I have led a Research Team, since 2008, that investigates the glycobiology of host-microbe interactions in the gut.
My previous research focused on the structure-function relationships of plant and microbial glycoenzymes and their potential biotechnological application (stemming from my PhD project on barley amylases in Biochemistry-Molecular Biology of Nutrition, Marseille University, France in 1993) and successive postdoctoral positions on fungal glucoamylases at the Carlsberg Research Institute (EMBO and EU-funding) and Institute of Food Research (Marie-Curie fellowship).
After obtaining a lectureship position in Marseille University in Biochemistry and Molecular Biology (in 1997), I led a research Group on Glycosidases in Marseille (1997-1999) and in Norwich (1999-2004) while on secondment at IFR. I put together and coordinated an EU FP5 project on glycosidases and glycosidase inhibitors in food processing (1999-2003),.I obtained a post-doctoral qualification “Habilitation à Diriger les Recherches” in Marseille back in 2005.
Today my team studies the molecular mechanisms of gut bacteria/mucin interactions in health and disease.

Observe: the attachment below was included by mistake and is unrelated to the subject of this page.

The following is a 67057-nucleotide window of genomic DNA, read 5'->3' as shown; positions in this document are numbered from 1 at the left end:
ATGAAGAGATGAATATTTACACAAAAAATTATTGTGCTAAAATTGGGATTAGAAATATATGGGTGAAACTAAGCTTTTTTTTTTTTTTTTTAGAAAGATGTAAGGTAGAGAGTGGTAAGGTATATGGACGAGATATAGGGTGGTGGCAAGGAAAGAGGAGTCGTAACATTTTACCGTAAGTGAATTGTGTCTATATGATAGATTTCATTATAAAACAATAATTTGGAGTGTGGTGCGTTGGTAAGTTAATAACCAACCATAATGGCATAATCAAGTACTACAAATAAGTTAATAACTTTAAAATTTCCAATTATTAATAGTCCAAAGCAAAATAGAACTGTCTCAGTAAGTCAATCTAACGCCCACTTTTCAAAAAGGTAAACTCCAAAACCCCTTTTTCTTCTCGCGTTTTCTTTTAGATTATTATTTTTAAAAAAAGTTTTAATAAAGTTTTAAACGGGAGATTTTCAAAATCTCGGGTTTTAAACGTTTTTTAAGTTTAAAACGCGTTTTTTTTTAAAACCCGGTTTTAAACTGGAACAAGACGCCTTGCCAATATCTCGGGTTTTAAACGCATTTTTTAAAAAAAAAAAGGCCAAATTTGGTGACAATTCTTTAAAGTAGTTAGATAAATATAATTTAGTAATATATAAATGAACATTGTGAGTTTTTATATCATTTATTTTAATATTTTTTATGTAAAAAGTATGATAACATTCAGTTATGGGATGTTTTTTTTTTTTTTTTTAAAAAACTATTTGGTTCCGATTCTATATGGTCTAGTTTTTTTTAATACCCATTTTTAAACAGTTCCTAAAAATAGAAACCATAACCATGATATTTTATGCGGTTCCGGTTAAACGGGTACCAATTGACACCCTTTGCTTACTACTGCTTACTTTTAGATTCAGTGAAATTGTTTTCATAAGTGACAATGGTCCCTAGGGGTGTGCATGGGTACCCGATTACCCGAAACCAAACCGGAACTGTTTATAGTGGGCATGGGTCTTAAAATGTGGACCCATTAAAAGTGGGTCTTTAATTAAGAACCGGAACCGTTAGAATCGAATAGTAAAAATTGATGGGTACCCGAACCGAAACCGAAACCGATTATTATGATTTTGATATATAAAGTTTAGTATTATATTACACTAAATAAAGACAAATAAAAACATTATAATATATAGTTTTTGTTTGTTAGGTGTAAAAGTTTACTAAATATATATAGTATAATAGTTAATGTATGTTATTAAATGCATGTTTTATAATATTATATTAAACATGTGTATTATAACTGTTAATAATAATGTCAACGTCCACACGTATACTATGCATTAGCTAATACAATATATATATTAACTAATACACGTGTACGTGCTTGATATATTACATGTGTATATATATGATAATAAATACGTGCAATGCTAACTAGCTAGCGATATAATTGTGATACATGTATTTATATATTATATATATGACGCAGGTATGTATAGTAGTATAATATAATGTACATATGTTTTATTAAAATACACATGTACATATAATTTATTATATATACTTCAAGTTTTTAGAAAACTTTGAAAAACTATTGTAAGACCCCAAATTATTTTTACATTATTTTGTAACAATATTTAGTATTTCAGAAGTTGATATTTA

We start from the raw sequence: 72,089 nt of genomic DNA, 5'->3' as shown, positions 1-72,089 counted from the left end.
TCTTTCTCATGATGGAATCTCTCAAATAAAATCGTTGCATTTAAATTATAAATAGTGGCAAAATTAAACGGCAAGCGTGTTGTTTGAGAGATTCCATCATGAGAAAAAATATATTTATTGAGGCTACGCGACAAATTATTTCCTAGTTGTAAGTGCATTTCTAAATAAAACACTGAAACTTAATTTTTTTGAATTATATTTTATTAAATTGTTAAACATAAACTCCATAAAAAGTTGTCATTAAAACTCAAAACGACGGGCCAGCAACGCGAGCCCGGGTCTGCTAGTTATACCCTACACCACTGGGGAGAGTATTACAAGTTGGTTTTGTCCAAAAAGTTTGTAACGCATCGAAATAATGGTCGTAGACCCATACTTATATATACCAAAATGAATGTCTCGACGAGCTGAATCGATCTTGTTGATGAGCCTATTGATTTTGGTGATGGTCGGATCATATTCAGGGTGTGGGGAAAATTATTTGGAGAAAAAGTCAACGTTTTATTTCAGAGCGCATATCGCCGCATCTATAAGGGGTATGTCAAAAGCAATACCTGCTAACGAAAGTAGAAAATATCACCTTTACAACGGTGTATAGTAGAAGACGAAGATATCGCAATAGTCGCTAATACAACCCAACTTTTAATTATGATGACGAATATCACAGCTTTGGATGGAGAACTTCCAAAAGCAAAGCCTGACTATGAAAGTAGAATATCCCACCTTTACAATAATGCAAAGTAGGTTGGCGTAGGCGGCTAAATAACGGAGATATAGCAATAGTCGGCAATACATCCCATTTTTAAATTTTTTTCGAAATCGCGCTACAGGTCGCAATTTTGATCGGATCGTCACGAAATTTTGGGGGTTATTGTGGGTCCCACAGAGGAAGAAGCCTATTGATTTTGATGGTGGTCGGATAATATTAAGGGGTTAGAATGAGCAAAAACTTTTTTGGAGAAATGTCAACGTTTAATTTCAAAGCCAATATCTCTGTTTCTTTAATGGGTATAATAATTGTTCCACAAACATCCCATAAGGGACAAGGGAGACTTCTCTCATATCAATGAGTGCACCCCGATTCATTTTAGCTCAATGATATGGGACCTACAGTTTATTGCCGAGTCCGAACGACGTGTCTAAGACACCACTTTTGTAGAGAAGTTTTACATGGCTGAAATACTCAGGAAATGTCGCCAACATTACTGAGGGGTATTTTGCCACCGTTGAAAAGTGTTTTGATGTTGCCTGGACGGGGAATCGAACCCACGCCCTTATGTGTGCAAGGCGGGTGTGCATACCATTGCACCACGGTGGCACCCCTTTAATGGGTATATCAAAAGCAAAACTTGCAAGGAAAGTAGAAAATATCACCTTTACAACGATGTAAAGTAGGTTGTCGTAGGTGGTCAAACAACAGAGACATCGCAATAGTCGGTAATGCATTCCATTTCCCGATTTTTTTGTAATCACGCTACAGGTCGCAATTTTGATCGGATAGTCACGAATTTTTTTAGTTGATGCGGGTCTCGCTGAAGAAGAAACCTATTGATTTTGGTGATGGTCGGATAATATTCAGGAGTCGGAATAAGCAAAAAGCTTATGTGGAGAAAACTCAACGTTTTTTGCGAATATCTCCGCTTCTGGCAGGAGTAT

Tailford L. E., Owen C. D., Walshaw J., Crost E. H., Hardy-Goddard J., Le Gall G., de Vos W. M., Taylor G. L. and Juge N.* Discovery of intramolecular trans-sialidases in human gut microbiota suggests novel mechanisms of mucosal adaptation. Nat. Commun. 6 (2015) 7624.
Kober, O.I., Ahl, D., Pin, C., Holm, L., Carding, S.R. and Juge, N.* γδ T-cell-deficient mice show alterations in mucin expression, glycosylation and goblet cells but maintain an intact mucus layer. Am. J. Physiol. Gastrointest. Liver Physiol. 306 (2014) G582-93.
Etzold, S., Kober, O.I, Mackenzie, D.A., Tailford, L.E., Gunning, A.P., Walshaw, J., Hemmings, A.M. and Juge, N.* Structural basis for adaptation of lactobacilli to gastrointestinal mucus. Environ. Microbiol. 16 (2014) 888-903.
Crost E. H., Tailford L. E., Le Gall G., Fons M., Henrissat B., and Juge N. * Utilisation of mucin glycans by the human gut symbiont Ruminococcus gnavus is strain-dependent. PloS One 8 (2013) e76341.
MacKenzie, D.A., Tailford, L.E., Hemmings, A.M and Juge, N.* Crystal structure of a mucus binding protein repeat reveals an unexpected functional immunoglobulin binding activity. J. Biol. Chem. 284 (2009) 32444-53.